Europe Covid: Leaders screw up the unvaccinated

Germany could become the next country to impose stricter regulations on those who are not fully vaccinated, after the parties forming their future new coalition government toughened their approach. Covid-19 is proposed in parliament.

The proposed measures would require Germans to provide proof of vaccinations or have tested negative in order to ride a bus or board a train, as the country’s expansion of the “3G” system requires people to enter. certain places and contexts.

Green Party Co-Leader Robert Habeck told public broadcaster ARD on Sunday that the rules went into effect resulting in “lockdown for the unvaccinated.”

Policy documents by the Social Democrats (SPD), Liberal Democrats (FDP) and Greens are set to vote in the House of Commons, as the three so-called “traffic lights” parties are close to the political establishment. new government.

It comes as Germany is facing a wave of infections and reflects growing exasperation across the EU at those who continue to refuse vaccinations.

About two-thirds of Germans are fully vaccinated – one of the lowest rates in Western Europe – and the country’s top politicians have turned to tough rhetoric and restrictions in an effort to push this rate is higher.

Infections meanwhile are increasing at a rapid rate. The country is approaching the seven-day average with 40,000 new cases per day, the highest rate since the pandemic began and more than double the number in early November.

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New restrictions on unvaccinated people in force in the capital Berlin in Monday. Proof of full vaccinations or recovery from Covid-19 in the past 6 months is required to enter bars, restaurants, cinemas and other entertainment venues. However, the current wave of infections is mainly affecting the southern and eastern regions of the country, where vaccine uptake is lower.

If the measures proposed by the union are agreed, they will bring Germany closer to its southern neighbor Austria, where an attack on the unvaccinated went into effect on Monday. . It prohibits unvaccinated people – more than a third of the country’s population – from leaving their homes except for a few specific reasons.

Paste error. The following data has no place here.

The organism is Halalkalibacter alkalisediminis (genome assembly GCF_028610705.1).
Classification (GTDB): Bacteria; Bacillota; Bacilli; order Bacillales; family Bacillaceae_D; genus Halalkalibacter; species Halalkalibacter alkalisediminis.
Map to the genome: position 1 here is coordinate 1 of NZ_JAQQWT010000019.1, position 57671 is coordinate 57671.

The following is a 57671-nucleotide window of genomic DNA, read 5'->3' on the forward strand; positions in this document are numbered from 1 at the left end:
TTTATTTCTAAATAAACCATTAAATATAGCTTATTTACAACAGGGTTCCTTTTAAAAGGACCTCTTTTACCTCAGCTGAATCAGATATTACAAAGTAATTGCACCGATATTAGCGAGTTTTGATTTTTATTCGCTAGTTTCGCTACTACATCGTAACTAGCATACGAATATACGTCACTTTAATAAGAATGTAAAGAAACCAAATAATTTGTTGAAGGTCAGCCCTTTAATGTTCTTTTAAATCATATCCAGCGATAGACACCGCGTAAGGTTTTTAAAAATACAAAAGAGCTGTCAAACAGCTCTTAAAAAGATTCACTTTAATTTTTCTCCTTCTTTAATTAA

The measures are being enforced by police officers carrying out spot checks, and were announced alongside a stern warning from the country’s new prime minister Alexander Schallenberg. He called the nation’s vaccine uptake “disgustingly low” and said those who were unvaccinated would now have to go through “exactly what we all suffered in the past.” year 2020.”

Austria, where vaccination rates are lower than Germany’s, is suffering from an intense wave of infections. In contrast, Spain and Portugal avoided the brunt of the winter wave after posting the highest vaccination rates in Europe.

A Christmas market in Innsbruck, Austria on Monday, the first day of a nationwide shutdown for the unvaccinated.

Britain asks for boosters

Other countries in Europe are adopting measures designed to improve vaccine use. On Monday, British Prime Minister Boris Johnson both confirmed that a third, booster vaccine would soon be required to be considered fully vaccinated.

“It’s very clear that having three injections – booster shots – is going to be an important fact and it’s going to make your life easier in every way, and we’re going to have to adjust our concept of what these things are. What constitutes a full vaccine. about that,” Johnson said at a press conference.

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This step has already been taken in France, where cases are inching up. The country introduced tighter entry regulations this week for unvaccinated travelers from 16 EU countries.

Tensions are growing in some parts of the bloc; In Athens, public health workers protested on Monday over wages and conditions amid mounting pressure on Greek hospitals.

Greece released a record number of Covid-19 cases this month. Reuters reports that the country introduced mandatory vaccinations for healthcare workers in July, but protesters say the move has resulted in a backlog of unfilled staff. Reuters reported.

Michalis Giannakos, President of the Union of Public Hospital Workers, told Reuters: “Stretchers at hospitals on duty are increasing, (and) patients are prioritized for selection into intensive care units, based on their age.


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